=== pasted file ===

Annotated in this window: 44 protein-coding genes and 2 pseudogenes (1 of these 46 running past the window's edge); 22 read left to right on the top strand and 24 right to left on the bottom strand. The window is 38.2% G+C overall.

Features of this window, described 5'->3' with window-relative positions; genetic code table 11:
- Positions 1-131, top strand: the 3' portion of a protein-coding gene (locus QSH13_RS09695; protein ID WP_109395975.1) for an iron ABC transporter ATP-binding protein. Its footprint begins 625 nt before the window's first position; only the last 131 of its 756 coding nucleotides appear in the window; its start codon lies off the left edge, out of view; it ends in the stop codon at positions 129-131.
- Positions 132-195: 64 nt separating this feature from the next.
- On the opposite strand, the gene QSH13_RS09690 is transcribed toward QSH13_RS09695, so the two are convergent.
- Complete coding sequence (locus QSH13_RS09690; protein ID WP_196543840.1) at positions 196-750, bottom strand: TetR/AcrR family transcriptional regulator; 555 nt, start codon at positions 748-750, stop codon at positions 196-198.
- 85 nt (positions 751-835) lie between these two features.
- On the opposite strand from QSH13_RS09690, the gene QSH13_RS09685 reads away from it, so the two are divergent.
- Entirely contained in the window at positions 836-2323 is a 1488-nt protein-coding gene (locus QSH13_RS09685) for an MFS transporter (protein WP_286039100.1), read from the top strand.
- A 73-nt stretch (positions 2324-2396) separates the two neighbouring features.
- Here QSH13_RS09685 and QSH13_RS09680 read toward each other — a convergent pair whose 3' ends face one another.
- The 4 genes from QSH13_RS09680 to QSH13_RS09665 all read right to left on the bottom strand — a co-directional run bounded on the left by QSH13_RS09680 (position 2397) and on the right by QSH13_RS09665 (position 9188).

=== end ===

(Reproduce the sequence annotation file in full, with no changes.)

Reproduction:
Annotated in this window: 44 protein-coding genes and 2 pseudogenes (1 of these 46 running past the window's edge); 22 read left to right on the top strand and 24 right to left on the bottom strand. The window is 38.2% G+C overall.

Features of this window, described 5'->3' with window-relative positions; genetic code table 11:
- Positions 1-131, top strand: the 3' portion of a protein-coding gene (locus QSH13_RS09695; protein ID WP_109395975.1) for an iron ABC transporter ATP-binding protein. Its footprint begins 625 nt before the window's first position; only the last 131 of its 756 coding nucleotides appear in the window; its start codon lies off the left edge, out of view; it ends in the stop codon at positions 129-131.
- Positions 132-195: 64 nt separating this feature from the next.
- On the opposite strand, the gene QSH13_RS09690 is transcribed toward QSH13_RS09695, so the two are convergent.
- Complete coding sequence (locus QSH13_RS09690; protein ID WP_196543840.1) at positions 196-750, bottom strand: TetR/AcrR family transcriptional regulator; 555 nt, start codon at positions 748-750, stop codon at positions 196-198.
- 85 nt (positions 751-835) lie between these two features.
- On the opposite strand from QSH13_RS09690, the gene QSH13_RS09685 reads away from it, so the two are divergent.
- Entirely contained in the window at positions 836-2323 is a 1488-nt protein-coding gene (locus QSH13_RS09685) for an MFS transporter (protein WP_286039100.1), read from the top strand.
- A 73-nt stretch (positions 2324-2396) separates the two neighbouring features.
- Here QSH13_RS09685 and QSH13_RS09680 read toward each other — a convergent pair whose 3' ends face one another.
- The 4 genes from QSH13_RS09680 to QSH13_RS09665 all read right to left on the bottom strand — a co-directional run bounded on the left by QSH13_RS09680 (position 2397) and on the right by QSH13_RS09665 (position 9188).